EXECUTIVE BOARD                                        EB103/4
103RD SESSION			                     25 NOVEMBER 1998
Provisional agenda item 3


                       Revised drug Strategy

           Report by the Chairman of the ad hoc working group


1. In January 1998 the Executive Board at its 101st sessionconsidered the 
Director-General s report on the revised drug strategy. The Board recognized 
progress made and commended WHO on its work in promoting the essential 
drugs concept and national drug policies, and in improving drug regulation. 
In order to address specific constraints on access to drugs, rational use 
of drugs, and drug quality, it adopted resolution EB101.R24 on the 
revised drug strategy. The Fifty-first World Health Assembly was invited 
to consider the resolution in May 1998. Views differed on a number of 
points in the resolution and the Health Assembly therefore agreed to 
establish a drafting group.

2. The drafting group was chaired by Professor J-F Girard (France). 
Despite many hours of discussion in the drafting group, no consensus was 
reached on language for the resolution and the Health Assembly decided to 
refer the resolution back to the Executive Board for further consideration 
at its 103rdsession[1].

3. At its 102nd session, immediately after the Health Assembly,the Executive 
Board decided to establish a two-tier method of work, in order to draft 
an ad hoc working group open to all Member States wishing to participate, 
which included a subgroup to assist WHO in its contacts with relevant 
interested partners[2]. The Board decided that the subgroup would comprise
the chairman of the drafting group established during the Fifty-first 
World Health Assembly, and two Member States from each region, of which 
at least one would be currently entitled to designate a person to serve 
on the Executive Board. The regional committees were invited to nominate 
their representatives to the subgroup. Those nominated were Cape Verde,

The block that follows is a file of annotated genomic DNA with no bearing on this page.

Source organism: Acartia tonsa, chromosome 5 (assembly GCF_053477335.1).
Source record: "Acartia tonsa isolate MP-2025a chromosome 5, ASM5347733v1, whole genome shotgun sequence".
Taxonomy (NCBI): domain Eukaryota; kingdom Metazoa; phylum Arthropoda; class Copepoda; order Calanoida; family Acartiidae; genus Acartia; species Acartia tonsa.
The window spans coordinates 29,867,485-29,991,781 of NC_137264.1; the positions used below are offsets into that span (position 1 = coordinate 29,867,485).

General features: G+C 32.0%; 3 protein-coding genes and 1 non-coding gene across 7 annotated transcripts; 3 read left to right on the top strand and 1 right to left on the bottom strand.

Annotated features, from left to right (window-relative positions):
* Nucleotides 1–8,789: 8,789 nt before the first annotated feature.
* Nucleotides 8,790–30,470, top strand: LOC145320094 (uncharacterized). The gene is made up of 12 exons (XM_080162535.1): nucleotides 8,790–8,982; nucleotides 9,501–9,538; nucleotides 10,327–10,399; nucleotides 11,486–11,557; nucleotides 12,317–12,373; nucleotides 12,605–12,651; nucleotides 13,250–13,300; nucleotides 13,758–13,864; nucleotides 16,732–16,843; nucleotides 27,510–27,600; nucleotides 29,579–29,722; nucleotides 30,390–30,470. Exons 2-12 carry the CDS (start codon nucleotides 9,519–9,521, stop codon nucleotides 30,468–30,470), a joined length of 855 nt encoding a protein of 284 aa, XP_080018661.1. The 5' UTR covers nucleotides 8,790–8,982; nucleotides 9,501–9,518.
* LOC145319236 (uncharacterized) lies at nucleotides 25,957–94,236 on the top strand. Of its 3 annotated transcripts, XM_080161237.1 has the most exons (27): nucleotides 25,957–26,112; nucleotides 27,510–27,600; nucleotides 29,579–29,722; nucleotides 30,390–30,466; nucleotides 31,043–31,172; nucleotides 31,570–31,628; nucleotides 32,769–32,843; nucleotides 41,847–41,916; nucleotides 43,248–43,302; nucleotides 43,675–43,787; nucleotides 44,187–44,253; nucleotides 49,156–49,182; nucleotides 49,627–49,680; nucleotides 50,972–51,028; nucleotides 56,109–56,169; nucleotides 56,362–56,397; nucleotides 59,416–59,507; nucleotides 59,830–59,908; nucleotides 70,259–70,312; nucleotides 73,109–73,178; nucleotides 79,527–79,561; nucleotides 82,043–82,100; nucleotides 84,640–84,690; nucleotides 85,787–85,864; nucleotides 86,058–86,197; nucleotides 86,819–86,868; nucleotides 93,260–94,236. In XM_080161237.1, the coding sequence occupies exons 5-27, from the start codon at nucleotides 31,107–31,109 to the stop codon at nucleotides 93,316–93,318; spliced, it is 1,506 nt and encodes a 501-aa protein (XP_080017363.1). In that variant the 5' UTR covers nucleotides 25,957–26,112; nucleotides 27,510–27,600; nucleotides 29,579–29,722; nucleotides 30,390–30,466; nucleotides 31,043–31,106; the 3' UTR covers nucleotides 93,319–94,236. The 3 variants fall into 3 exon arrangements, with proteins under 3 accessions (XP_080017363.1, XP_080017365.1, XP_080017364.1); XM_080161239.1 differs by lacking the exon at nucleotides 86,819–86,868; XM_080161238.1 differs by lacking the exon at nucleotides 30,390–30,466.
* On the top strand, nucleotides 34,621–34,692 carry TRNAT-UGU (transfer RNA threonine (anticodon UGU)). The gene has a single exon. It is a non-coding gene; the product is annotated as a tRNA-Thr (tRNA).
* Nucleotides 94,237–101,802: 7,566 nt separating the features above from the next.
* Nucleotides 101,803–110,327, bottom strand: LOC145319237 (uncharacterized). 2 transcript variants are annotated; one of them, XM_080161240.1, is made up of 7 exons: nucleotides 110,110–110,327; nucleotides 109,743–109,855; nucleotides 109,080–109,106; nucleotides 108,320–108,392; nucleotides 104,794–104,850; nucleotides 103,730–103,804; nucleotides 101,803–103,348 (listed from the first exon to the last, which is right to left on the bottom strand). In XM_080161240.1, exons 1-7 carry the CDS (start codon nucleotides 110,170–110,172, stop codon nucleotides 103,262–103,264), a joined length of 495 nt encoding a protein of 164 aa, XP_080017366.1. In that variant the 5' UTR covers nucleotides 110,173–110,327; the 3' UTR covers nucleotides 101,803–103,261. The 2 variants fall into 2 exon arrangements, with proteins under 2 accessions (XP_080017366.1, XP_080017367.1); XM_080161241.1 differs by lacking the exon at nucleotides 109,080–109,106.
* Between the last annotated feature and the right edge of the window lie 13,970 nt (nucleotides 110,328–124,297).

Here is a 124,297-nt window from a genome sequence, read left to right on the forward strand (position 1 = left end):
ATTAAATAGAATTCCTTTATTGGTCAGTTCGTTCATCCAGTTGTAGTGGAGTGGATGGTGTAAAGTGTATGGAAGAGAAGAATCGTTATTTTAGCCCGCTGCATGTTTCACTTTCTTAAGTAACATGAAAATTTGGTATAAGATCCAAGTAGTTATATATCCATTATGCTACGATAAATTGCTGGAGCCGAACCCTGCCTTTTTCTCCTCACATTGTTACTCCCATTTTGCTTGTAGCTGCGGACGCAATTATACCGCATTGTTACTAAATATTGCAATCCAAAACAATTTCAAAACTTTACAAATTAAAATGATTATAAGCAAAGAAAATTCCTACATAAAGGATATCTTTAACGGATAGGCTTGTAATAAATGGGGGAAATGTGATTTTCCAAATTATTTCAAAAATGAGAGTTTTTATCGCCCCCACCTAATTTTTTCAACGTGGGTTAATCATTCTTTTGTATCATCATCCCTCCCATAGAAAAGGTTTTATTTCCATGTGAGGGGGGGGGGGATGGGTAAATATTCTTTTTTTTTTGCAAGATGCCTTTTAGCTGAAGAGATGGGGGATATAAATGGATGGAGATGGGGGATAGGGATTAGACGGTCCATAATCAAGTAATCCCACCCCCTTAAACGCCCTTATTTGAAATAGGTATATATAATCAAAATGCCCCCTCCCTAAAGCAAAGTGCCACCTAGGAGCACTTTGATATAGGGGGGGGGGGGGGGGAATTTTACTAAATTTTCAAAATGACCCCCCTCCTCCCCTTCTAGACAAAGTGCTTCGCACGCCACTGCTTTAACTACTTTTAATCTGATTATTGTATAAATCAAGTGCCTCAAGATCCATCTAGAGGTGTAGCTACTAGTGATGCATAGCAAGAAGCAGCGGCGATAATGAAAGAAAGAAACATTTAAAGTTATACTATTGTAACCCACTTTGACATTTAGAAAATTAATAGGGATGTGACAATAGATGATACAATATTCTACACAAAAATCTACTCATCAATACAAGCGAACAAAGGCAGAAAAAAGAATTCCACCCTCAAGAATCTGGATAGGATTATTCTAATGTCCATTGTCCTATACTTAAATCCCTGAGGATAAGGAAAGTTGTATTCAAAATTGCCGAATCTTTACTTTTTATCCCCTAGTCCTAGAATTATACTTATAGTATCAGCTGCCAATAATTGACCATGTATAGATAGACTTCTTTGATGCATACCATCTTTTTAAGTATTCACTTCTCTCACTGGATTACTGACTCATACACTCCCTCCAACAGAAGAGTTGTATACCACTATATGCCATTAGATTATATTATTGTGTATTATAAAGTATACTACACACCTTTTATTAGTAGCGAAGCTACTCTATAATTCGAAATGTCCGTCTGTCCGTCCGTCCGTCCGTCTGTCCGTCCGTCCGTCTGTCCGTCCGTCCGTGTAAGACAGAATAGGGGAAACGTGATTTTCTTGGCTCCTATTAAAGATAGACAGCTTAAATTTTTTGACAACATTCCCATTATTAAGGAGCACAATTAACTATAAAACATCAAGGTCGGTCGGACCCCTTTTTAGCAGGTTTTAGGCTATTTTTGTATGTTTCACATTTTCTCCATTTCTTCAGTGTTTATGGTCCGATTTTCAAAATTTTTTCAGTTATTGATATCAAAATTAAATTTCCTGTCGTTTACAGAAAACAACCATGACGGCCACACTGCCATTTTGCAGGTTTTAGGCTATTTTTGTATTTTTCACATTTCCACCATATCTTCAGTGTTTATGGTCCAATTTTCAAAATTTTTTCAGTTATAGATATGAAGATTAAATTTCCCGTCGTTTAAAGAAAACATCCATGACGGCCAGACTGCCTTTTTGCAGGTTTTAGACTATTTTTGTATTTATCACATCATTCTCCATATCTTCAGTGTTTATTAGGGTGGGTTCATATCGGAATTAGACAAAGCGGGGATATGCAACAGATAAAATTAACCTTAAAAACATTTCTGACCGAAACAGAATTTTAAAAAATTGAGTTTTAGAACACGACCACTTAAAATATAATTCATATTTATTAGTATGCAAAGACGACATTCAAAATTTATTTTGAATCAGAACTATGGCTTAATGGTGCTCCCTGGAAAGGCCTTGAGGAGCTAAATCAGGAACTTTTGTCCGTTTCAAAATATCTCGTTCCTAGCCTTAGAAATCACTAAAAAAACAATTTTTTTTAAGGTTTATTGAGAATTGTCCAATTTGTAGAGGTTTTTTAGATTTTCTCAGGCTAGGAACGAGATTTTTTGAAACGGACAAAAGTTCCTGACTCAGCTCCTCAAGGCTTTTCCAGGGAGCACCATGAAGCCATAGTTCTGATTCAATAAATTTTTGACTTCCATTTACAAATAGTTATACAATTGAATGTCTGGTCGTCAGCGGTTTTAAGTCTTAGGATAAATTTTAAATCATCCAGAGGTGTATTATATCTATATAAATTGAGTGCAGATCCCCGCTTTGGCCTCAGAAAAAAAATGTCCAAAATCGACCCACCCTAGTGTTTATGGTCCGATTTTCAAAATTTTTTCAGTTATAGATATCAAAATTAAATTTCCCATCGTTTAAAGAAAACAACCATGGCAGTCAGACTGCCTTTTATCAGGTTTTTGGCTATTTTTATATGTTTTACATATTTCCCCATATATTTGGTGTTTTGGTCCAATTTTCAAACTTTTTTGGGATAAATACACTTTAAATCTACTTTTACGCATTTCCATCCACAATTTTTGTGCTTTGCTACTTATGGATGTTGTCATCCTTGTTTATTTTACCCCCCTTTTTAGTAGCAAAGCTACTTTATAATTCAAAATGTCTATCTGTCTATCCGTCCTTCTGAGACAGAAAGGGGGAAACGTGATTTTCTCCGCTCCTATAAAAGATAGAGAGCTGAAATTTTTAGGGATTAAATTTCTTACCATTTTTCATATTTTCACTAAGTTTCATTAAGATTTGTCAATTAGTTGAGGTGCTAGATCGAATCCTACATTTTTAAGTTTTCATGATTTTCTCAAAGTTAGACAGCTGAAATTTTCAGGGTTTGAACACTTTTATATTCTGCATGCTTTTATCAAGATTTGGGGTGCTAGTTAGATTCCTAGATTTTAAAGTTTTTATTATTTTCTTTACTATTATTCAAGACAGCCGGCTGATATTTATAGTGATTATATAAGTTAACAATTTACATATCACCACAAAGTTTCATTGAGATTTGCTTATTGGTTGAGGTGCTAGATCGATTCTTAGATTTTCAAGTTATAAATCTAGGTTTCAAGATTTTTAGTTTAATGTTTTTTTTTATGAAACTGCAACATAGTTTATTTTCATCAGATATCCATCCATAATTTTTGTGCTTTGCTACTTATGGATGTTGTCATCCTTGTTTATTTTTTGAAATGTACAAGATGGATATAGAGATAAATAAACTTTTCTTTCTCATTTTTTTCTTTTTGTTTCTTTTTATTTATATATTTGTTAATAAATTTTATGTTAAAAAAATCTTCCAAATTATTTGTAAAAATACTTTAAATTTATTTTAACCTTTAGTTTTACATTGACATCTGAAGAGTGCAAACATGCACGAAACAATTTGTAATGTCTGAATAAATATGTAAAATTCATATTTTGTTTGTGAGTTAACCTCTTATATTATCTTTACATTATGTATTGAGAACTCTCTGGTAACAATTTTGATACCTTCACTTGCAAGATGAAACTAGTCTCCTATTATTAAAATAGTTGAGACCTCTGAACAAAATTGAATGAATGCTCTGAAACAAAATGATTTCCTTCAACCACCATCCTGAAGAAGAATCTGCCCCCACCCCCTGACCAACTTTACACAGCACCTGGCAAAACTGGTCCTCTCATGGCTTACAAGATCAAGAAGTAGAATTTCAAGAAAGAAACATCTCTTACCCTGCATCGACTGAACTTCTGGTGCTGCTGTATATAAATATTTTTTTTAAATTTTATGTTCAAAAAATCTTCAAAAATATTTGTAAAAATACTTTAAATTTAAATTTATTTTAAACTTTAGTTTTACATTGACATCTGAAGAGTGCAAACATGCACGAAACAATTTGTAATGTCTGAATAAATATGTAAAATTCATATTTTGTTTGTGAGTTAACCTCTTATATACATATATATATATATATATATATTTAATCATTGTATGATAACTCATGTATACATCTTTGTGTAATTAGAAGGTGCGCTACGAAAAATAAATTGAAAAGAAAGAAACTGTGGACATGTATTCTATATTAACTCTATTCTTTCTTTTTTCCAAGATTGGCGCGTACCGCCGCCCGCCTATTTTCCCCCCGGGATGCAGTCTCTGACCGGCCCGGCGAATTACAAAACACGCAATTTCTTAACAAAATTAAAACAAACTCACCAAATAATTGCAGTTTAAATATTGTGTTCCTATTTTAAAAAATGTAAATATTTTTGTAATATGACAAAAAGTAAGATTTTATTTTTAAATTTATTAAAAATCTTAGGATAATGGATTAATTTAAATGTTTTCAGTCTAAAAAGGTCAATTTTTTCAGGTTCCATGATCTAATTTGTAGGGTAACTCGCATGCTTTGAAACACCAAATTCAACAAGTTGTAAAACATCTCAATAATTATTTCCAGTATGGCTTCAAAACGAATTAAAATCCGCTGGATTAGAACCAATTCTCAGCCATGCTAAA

China, Indonesia, Islamic Republic of Iran, Jamaica, Japan, Poland, South 
Africa, Switzerland, Thailand, United States of America and Yemen.

4. The ad hoc working group and the subgroup met from 12 to 16 October 
1998 (list of participants attached at Annex). The meetings were chaired 
by Professor J-F Girard (France). The ad hoc working group elected Ms S 
Kizildeli (turkey) and Dr TJ Stamps (Zimbabwe) as Vice-Chairmen. A total 
of 59 Member States, including subgroup members, participated in the meeting.


5. In order to assist the ad hoc working group in exploring the complex 
issues raised by resolution EB101.R24, one full day was devoted to a 
technical briefing in which relevant interested partners were invited to 
participate. The technical briefing covered globalization and 
pharmaceutical, including the question of how trade agreements could 
interfere with or support public health, and strategies for ensuring 
access to pharmaceutical.

6. Presentations on globalization and pharmaceuticals were made by 
representatives of WIPO, WTO, The South Center, Health Action 
International, the International Federation of Pharmaceutical 
Manufacturer s Association, and the International Pharmaceutical Generic 
Alliance. A presentation on strategies for ensuring access to 
pharmaceuticals was made by the WHO Secretariat and reactions were 
invited from members of the ad hoc working group, including  the 
subgroup, and from those who had made presentations on the globalization and
pharmaceuticals issue.

7. The ad hoc working group identified a number of new topics not covered 
by resolution EB101.R24, which it felt should be the subject of further 
work by the Secretariat, in particular on access to drugs, transfer of 
technology and local production, new drugs, counterfeit drugs, human 
resources, and gender issues. Issues discussed under the topic of access to
drugs included supply systems, drugs financing, drug insurance, price 
information and pricing policies, generic drugs, procurement methods, and